Richie Incognito Is Back in the NFL With the Buffalo Bills

Keep Houston Press Free
I Support
  • Local
  • Community
  • Journalism
  • logo

Support the independent voice of Houston and help keep the future of Houston Press free.

"I'm not going to let our fans down. I'm not going to do that. I know it's been 15 years [since Buffalo reached the playoffs]. Well, get ready. We're going. We are going to build a bully, and we're gonna see if you want to play it for 60 minutes." -- Bills head coach Rex Ryan, at his introductory press conference

Well, you have to give Rex Ryan credit for not only being full of bluster in his introduction to the Buffalo media last month, but also credit for being full of factually, literally correct bluster.

There's no better way to go about "building a bully," a gigantic figurative, 53 man organism that punches innocent people in the mouth, than to go find actual bullies as the subatomic components.

Hence, Richie Incognito, card carrying and once-suspended-for-actually-bullying bully, is back in our lives, this time as a Buffalo Bill.

The Buffalo Bills have agreed in principle to a deal to bring the former Dolphins guard into camp this summer. The contract is reported to be a one year deal for $2.25 million, according to sources, after Incognito was in Buffalo over the weekend to take a physical.

For those who haven't been keeping up closely with the Bills' interior offensive line situation (and if you have been keeping up with Bills interior offensive line situation closely, may I suggest you find a hobby), the guards were a weakness on this team in 2014. Starters Erik Pears and Kraig Urbik both struggled. Pears will become a free agent in March, while Urbik is under contract through 2016. Meanwhile, guard Chris Williams, who signed a four year, $13 million deal last offseason but missed 13 games due to injury, has said he expects to be back in 2015. A Williams-Incognito tandem immediately strengthens what was a weakness.

Incognito, after all, was a Pro Bowler for the Dolphins in 2012, but is best known for the nightmare he brought upon the team in 2013 with the infamous bullying scandal, most notably with Incognito bullying then rookie offensive lineman Jonathan Martin with other players (veterans John Jerry and Mike Pouncey) involved as ancillary players in the drama. Martin would wind up getting traded to the San Francisco 49ers.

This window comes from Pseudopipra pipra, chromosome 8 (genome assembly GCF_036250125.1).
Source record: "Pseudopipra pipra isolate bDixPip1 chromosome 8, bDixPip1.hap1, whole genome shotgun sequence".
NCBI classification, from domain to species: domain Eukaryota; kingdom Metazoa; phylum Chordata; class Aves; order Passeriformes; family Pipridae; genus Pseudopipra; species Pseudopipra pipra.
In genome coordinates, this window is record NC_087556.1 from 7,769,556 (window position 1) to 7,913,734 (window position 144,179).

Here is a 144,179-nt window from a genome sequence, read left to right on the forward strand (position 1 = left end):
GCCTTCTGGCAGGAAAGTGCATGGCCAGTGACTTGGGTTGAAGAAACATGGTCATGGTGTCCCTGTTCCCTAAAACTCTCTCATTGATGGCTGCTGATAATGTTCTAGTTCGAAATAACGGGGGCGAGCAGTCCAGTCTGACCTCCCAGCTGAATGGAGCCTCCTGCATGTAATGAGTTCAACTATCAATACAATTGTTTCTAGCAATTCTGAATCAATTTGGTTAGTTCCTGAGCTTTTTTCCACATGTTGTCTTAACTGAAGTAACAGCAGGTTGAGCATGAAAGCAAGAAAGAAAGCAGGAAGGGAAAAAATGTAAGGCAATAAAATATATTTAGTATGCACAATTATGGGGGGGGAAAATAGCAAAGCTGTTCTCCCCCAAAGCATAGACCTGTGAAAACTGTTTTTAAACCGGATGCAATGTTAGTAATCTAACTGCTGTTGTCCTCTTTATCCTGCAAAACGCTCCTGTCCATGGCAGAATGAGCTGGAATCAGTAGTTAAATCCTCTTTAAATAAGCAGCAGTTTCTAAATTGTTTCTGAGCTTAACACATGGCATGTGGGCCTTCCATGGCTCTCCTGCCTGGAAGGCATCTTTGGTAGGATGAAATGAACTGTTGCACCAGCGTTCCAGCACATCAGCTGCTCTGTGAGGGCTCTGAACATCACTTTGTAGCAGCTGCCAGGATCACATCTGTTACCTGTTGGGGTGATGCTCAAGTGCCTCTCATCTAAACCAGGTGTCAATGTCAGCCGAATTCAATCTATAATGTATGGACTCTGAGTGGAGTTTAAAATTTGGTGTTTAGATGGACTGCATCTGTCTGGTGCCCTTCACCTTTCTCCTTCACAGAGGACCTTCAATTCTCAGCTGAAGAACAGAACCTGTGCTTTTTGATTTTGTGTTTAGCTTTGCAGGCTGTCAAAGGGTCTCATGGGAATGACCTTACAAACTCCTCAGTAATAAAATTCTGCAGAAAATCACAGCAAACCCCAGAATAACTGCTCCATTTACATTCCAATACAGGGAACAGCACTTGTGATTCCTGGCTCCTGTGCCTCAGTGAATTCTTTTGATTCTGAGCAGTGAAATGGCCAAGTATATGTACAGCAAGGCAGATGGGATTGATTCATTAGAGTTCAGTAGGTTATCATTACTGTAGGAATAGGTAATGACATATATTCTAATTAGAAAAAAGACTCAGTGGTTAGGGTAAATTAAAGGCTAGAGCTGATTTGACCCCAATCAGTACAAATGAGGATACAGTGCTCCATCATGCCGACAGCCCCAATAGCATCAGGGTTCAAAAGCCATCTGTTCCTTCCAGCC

Incognito was suspended for the final eight games of the 2013 season, and was cleared for a return to the NFL prior to the 2014 season. However, he would have no takers for his services, with visits to Tampa Bay (August) and to Denver (November) being the only nibbles from the league.

I'll admit I was surprised that Incognito -- who as we saw in interviews in the wake of the Martin situation, can turn on the charm -- didn't wind up on anybody's roster last season. It seemed like the P.R. headache that Incognito might represent wasn't worth it for playoff contenders to distract from the task at hand and wasn't worth it for bad teams who would still be bad, even with Incognito.

However, time heals most wounds, and in the wake of a 2014 season that saw high profile off the field incidents involving violence against women (Ray Rice, Ray McDonald, Greg Hardy) and children (Adrian Peterson), Incognito's worst transgression being the tormenting of another player pales in comparison.

So Richie Incognito is now your deal, Buffalo. Needless to say, your interior offensive line situation just became a lot more interesting, and your company Christmas party, a lot more exciting....

Listen to Sean Pendergast on SportsRadio 610 from 2 p.m. to 6 p.m. weekdays. Also, follow him on Twitter at http://twitter.com/SeanCablinasian.

Keep the Houston Press Free... Since we started the Houston Press, it has been defined as the free, independent voice of Houston, and we would like to keep it that way. Offering our readers free access to incisive coverage of local news, food and culture. Producing stories on everything from political scandals to the hottest new bands, with gutsy reporting, stylish writing, and staffers who've won everything from the Society of Professional Journalists' Sigma Delta Chi feature-writing award to the Casey Medal for Meritorious Journalism. But with local journalism's existence under siege and advertising revenue setbacks having a larger impact, it is important now more than ever for us to rally support behind funding our local journalism. You can help by participating in our "I Support" membership program, allowing us to keep covering Houston with no paywalls.

We use cookies to collect and analyze information on site performance and usage, and to enhance and customize content and advertisements. By clicking 'X' or continuing to use the site, you agree to allow cookies to be placed. To find out more, visit our cookies policy and our privacy policy.


Join the Press community and help support independent local journalism in Houston.


Join the Press community and help support independent local journalism in Houston.